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Scotland to ban single-use plastics

The Scottish Government yesterday (12 October) launched a public consultation on banning the sale of single-use plastics within the country.

Tackling Scotland’s throwaway culture seeks the Scottish public’s views on banning single-use plastics – including plastic plates, plastic straws, plastic cutlery, polystyrene food and drinks containers, plastic balloon sticks and oxodegradable plastics.

With an estimated 300 million plastic straws, 276 million pieces of plastic cutlery, 50 million plastic plates and 66 million polystyrene food containers used in Scotland every year, these items have been identified as the majority share of litter found in the ocean.

Following the example set by the EU with its Single-Use Plastics Directive, Scotland hopes that the proposed legislation will, if passed, tackle the negative impact of plastic waste on the country’s communities and ecosystems and ‘keep pace with the environmental standards of Scotland’s European partners, re-affirming its position as a world-leader in the circular economy’.

As well as outlining the environmental impacts of plastic waste, the consultation document also emphasises the hidden costs of single-use plastics for taxpayers, amounting to around £78 million a year.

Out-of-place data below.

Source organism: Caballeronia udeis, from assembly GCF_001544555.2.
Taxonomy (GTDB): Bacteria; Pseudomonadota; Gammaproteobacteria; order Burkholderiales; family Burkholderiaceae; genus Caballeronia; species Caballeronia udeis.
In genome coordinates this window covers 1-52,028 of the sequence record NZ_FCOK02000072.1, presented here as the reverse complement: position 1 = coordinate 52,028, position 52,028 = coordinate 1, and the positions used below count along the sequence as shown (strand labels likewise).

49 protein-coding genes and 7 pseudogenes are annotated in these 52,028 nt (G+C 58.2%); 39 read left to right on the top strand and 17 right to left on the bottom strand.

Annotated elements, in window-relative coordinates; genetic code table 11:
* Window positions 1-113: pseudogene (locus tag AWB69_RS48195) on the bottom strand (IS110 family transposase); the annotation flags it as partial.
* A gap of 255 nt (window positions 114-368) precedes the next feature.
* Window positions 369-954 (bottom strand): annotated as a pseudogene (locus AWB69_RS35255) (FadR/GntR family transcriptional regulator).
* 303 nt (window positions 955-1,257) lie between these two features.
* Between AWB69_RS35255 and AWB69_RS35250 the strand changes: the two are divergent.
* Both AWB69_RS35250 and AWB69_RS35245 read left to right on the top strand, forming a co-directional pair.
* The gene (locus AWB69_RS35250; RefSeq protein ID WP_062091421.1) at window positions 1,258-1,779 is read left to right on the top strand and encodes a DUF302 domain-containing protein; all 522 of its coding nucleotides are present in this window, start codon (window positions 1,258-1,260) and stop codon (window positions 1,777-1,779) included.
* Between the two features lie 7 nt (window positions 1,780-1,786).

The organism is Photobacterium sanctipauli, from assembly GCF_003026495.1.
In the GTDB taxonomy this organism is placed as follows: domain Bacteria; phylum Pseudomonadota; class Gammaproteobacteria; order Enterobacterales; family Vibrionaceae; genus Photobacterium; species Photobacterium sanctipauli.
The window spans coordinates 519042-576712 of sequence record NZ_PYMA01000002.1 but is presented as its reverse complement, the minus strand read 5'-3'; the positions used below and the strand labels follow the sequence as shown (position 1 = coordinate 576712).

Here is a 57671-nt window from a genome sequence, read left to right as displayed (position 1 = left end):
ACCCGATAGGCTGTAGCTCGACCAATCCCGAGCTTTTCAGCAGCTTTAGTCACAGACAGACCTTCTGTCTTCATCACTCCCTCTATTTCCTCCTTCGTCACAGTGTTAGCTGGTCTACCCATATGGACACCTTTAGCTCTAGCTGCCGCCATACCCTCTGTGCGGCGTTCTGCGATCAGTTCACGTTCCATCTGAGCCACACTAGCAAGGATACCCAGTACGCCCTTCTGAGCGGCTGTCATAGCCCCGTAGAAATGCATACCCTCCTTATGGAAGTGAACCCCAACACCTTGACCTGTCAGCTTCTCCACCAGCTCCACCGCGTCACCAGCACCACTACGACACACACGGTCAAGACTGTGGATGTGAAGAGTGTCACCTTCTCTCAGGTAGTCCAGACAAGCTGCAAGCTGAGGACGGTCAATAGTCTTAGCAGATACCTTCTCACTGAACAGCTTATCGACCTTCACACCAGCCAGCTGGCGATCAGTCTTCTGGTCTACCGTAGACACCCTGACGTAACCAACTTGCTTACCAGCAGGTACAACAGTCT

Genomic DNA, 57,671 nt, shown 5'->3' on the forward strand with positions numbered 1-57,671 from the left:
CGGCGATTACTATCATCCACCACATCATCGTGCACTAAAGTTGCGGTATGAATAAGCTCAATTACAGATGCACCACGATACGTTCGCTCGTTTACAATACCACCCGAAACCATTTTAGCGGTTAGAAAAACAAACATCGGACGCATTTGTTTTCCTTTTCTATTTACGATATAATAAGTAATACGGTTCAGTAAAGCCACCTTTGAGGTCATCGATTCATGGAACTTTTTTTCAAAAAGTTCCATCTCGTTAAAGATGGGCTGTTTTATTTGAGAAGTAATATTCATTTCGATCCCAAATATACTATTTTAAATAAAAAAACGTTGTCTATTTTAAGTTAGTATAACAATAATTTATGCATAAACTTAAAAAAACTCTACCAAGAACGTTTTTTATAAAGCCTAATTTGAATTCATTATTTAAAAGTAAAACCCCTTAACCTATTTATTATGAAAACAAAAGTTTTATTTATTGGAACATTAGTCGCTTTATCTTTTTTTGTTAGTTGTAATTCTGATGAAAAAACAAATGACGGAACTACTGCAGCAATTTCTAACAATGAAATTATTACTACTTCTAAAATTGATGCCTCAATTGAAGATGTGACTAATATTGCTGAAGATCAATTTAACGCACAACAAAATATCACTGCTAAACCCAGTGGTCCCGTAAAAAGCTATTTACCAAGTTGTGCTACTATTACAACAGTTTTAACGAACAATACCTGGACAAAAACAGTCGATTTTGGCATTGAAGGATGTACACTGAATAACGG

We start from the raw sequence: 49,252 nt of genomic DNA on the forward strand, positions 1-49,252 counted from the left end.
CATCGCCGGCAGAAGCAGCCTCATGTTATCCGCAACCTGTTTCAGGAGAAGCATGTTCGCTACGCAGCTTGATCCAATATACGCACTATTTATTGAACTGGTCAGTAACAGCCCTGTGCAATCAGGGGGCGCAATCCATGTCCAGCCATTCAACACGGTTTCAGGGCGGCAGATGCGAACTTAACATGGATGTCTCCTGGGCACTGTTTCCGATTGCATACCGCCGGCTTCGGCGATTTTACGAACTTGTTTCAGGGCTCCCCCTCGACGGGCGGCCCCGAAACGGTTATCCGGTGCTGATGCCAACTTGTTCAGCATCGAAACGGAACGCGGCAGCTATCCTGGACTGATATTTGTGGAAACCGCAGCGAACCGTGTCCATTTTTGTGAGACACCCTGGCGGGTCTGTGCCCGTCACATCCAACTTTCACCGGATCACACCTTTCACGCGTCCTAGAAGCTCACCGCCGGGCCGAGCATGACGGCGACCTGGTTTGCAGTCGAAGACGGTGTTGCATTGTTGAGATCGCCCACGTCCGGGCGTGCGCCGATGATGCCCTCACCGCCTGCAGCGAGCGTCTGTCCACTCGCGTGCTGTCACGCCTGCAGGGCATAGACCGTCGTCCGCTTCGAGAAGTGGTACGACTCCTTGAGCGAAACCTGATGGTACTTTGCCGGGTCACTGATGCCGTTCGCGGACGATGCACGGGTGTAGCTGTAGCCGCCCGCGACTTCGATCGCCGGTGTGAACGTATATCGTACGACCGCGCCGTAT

Environment Secretary Roseanna Cunningham said: “There is no longer any doubt that plastic waste is having a hugely damaging impact on our oceans, rivers and land ecosystems. We must act now to reduce our reliance on single-use plastic and drive forward a move towards more sustainable, environmentally-friendly alternatives.

“Failure to do so is a dereliction of our duty to our children, who will inherit a natural world polluted by the plastics we have thrown away for the sake of convenience.
“This government is committed to tackling this problem. We were the first country in the UK to ban plastic-stemmed cotton buds and plans are well underway for a Deposit Return Scheme in Scotland.”

Scotland’s ban of plastic microbeads in June 2018 and plastic-stemmed cotton buds in October 2019 preceded England’s ban of plastic straws, stirrers and cotton buds, which was introduced earlier this month.

Recognising the impact of the current coronavirus situation, the consultation acknowledges the challenges posed by the crisis and that any change in legislation must be ‘carefully managed and inclusively delivered’.

Cunningham continued: “In the context of the Covid-19 pandemic, it is important that the introduction of these measures is carefully considered. It is why we are keen to hear a range of views and I would encourage any individual, business or organisation with an interest to respond to the consultation.”

The consultation is open until 4 January 2021 and can be accessed on the Scottish Government’s consultation platform, Citizen Space. 

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